LTFN 9: Saving and Restoring

Part of the series Learn TensorFlow Now

In the last post we looked at a modified version of VGGNet that achieved ~97.8% accuracy recognizing handwritten digits. Now that we’re relatively satisfied with our network, we’d like to save a trained version of the network that we can restore and use to classify digits whenever we’d like. We’ll do so by saving all of the tf.Variables() we’ve created to a checkpoint (.ckpt) file.

Saving a Checkpoint

When we save our computational graph, we serialize both the graph itself and the values of all of our parameters. When serializing nodes in our graph, TensorFlow keeps track of their names in order for us to interact with them later. Nodes that we don’t name will receive default names and be very hard to pick out. (While preparing this post I forgot to name input and labels which received the names Placeholder and Placeholder_1 instead). For this reason, we’ll take a minute to ensure that we give names to input, labels, cost, accuracy and predictions.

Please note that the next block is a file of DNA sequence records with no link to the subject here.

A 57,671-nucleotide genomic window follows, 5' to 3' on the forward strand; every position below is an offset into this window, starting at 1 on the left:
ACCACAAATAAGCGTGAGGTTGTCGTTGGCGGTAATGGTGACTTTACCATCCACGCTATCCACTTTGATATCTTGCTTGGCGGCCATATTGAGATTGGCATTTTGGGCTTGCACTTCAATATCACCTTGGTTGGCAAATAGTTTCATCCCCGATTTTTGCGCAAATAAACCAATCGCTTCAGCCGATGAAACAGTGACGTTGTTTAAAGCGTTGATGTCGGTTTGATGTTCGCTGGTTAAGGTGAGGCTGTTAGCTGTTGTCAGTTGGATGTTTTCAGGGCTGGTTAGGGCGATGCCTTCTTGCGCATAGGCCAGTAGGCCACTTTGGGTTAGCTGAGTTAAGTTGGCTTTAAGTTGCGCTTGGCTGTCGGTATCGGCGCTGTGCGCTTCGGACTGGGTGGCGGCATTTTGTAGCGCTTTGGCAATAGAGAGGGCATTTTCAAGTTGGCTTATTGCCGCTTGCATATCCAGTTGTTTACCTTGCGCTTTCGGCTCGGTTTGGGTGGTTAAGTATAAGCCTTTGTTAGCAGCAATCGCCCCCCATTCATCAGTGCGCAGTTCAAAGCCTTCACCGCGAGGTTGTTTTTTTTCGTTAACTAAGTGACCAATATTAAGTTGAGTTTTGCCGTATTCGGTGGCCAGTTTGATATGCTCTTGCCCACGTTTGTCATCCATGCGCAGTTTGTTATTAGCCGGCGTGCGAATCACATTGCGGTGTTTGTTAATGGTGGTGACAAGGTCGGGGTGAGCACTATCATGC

Saving a single checkpoint is straightforward. If we just want to save the state of our network after training then we simply add the following lines to the end of our previous network:

This snippet of code first creates a tf.train.Saver, an object that coordinates both saving and restoration of models. Next we call passing in the current session. As a refresher, this session contains information about both the structure of the computational graph as well as the exact values of all parameters. By default the saver saves all tf.Variables() (weight/bias parameters) from our graph, but it also has the ability to save only portions of the graph.

After saving the checkpoint, the saver returns the save_path. Why return the save_path if we just provided it with a path? The saver also allows you to shard the saved checkpoint by device (eg. using multiple GPUs to train a model). In this situation, the returned save_path is appended with information on the number of shards created.

After running this code, we can navigate to the folder /tmp/vggnet/ and run ls -tralh to look at the contents:

-rw-rw-r--  1 jovarty jovarty 184M Mar 12 19:57
-rw-rw-r--  1 jovarty jovarty 2.7K Mar 12 19:57 vgg_net.ckpt.index
-rw-rw-r--  1 jovarty jovarty  105 Mar 12 19:57 checkpoint
-rw-rw-r--  1 jovarty jovarty 188K Mar 12 19:57 vgg_net.ckpt.meta

The first file is 184 MB in size and contains the values of all of our parameters. This is a reasonably large size and one of the reasons it’s nice to use networks with smaller numbers of parameters. This model is larger than most of the apps on my phone so it could be difficult to deploy to mobile devices.